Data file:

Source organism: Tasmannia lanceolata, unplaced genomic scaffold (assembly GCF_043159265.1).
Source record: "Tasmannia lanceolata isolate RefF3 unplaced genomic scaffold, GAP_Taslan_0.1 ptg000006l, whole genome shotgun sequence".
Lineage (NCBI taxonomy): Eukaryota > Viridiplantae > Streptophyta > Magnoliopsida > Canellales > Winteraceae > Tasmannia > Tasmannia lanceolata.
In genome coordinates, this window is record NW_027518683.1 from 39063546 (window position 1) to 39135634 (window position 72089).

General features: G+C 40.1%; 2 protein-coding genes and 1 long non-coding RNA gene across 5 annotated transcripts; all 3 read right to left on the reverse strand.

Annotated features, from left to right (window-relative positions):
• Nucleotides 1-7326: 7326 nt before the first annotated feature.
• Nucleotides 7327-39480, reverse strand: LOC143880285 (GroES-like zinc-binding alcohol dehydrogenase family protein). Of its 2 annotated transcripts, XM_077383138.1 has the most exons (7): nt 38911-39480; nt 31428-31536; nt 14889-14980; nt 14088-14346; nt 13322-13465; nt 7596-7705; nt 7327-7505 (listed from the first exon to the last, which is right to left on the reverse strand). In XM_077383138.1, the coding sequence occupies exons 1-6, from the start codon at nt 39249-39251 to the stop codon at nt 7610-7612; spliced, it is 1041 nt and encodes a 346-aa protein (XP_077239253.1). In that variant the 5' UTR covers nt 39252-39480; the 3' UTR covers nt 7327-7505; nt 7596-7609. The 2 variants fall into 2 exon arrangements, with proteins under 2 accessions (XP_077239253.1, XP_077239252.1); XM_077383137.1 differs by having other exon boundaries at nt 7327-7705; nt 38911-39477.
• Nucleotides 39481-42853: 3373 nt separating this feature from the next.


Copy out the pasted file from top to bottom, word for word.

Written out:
Source organism: Tasmannia lanceolata, unplaced genomic scaffold (assembly GCF_043159265.1).
Source record: "Tasmannia lanceolata isolate RefF3 unplaced genomic scaffold, GAP_Taslan_0.1 ptg000006l, whole genome shotgun sequence".
Lineage (NCBI taxonomy): Eukaryota > Viridiplantae > Streptophyta > Magnoliopsida > Canellales > Winteraceae > Tasmannia > Tasmannia lanceolata.
In genome coordinates, this window is record NW_027518683.1 from 39063546 (window position 1) to 39135634 (window position 72089).

General features: G+C 40.1%; 2 protein-coding genes and 1 long non-coding RNA gene across 5 annotated transcripts; all 3 read right to left on the reverse strand.

Annotated features, from left to right (window-relative positions):
• Nucleotides 1-7326: 7326 nt before the first annotated feature.
• Nucleotides 7327-39480, reverse strand: LOC143880285 (GroES-like zinc-binding alcohol dehydrogenase family protein). Of its 2 annotated transcripts, XM_077383138.1 has the most exons (7): nt 38911-39480; nt 31428-31536; nt 14889-14980; nt 14088-14346; nt 13322-13465; nt 7596-7705; nt 7327-7505 (listed from the first exon to the last, which is right to left on the reverse strand). In XM_077383138.1, the coding sequence occupies exons 1-6, from the start codon at nt 39249-39251 to the stop codon at nt 7610-7612; spliced, it is 1041 nt and encodes a 346-aa protein (XP_077239253.1). In that variant the 5' UTR covers nt 39252-39480; the 3' UTR covers nt 7327-7505; nt 7596-7609. The 2 variants fall into 2 exon arrangements, with proteins under 2 accessions (XP_077239253.1, XP_077239252.1); XM_077383137.1 differs by having other exon boundaries at nt 7327-7705; nt 38911-39477.
• Nucleotides 39481-42853: 3373 nt separating this feature from the next.